2. Be prepared to pay 100% cash for your new home or investment
  3. Obtain a CUIL (Clave De Identificación) or individual tax number. You can research the process and complete this step yourself but having your abogado (lawyer) help will save you much headache.
  4. Find your dream home or piece of land.
  5. Verify the title of the property is valid, owned by the person claiming to be rightful owner, and without any tax liens or other claims to the property. In Argentina the public notary (escribano) does this check.
  6. Initiate price negotiations with the owner´s realtor, or the owner directly. This is expected – most listings are overpriced as a matter of course.
  7. Make your offer. If accepted, be prepared to place a deposit on the property (Reserva de Compra) that is held by the realtor or escribano (public notary).
  8. If the owner accepts the agreed-upon price, your attorney will draw-up a boleto de compra-venta (sales agreement).
  9. Make the required down deposit on the house, normally around 30% of the sale price. Will not be returned if you back out of the deal unless otherwise specified.
  10. Have the sale & related documents made official by an escribano (public notary in Argentina).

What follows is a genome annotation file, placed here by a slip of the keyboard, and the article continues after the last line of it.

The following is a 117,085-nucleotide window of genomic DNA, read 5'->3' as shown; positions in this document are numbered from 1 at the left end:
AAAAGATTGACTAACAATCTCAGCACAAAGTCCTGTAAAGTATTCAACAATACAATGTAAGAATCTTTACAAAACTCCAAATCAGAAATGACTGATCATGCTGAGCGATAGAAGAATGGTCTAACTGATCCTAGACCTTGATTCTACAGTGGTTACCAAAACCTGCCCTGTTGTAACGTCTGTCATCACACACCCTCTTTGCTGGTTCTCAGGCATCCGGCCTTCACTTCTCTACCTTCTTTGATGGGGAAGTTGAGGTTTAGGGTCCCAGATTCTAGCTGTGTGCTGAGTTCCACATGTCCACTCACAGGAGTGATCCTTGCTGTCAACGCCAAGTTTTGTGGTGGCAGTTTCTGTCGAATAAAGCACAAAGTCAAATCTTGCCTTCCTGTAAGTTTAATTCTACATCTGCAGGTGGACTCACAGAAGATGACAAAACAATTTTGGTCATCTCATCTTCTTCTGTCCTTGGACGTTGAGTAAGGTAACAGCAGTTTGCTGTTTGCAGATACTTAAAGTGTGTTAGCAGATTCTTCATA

11. Research options for and then purchase home owners insurance.

Escribano – approximately 1 to 4% of the property price.
Annual Property Tax – approximately 1% of the value of your property.
Abogodo (attorney) - as agreed upon.
Real Estate Agent – usually 6% – half paid by the buyers and the other 3% by seller.

Who pays the fees?

Seller - 3% of realtor fee (if one is used), transfer tax of 1.5%.
Buyer – 3% of realtor fee (if one is used), notary fees of 1 – 2%.

The rental agreement or tenancy contract (Contrato de locación) stipulates the terms and conditions of the rental arrangement as well as the rent to be paid. It must be signed by the landlord (alquilador), or the estate agent on behalf of the landlord, and the tenant (inquilino).

Temporary rentals are usually offered on either a daily or weekly basis. For this reason they are often more expensive than long-term rentals.

Long-term accommodation is generally leased for a 24-month period, but can be leased for up to ten years.

The rental agreement should contain the following information:

  • The length of the contract
  • When the rent should be paid
  • How the rent should be paid
  • Details about landlord inspections
  • The conditions of the contract (including termination and any repairs that are deemed the tenant's responsibility)
  • The utilities included in the monthly rent
  • The amount of the deposit

The contract should be dated and signed by both parties.


On application for a lease a foreign applicant is normally requested to show the following:

  • Passport and often national identity card (DNI)
  • Guarantor documentation

Landlords may also ask for a guarantor to sign the agreement as well, thus ensuring payment is made if the tenant fails to pay the rent.